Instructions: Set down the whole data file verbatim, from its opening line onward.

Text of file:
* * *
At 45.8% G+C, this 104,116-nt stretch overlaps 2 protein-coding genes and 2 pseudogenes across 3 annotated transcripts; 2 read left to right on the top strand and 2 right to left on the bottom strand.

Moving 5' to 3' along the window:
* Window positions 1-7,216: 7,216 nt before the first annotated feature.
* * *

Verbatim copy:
At 45.8% G+C, this 104,116-nt stretch overlaps 2 protein-coding genes and 2 pseudogenes across 3 annotated transcripts; 2 read left to right on the top strand and 2 right to left on the bottom strand.

Moving 5' to 3' along the window:
* Window positions 1-7,216: 7,216 nt before the first annotated feature.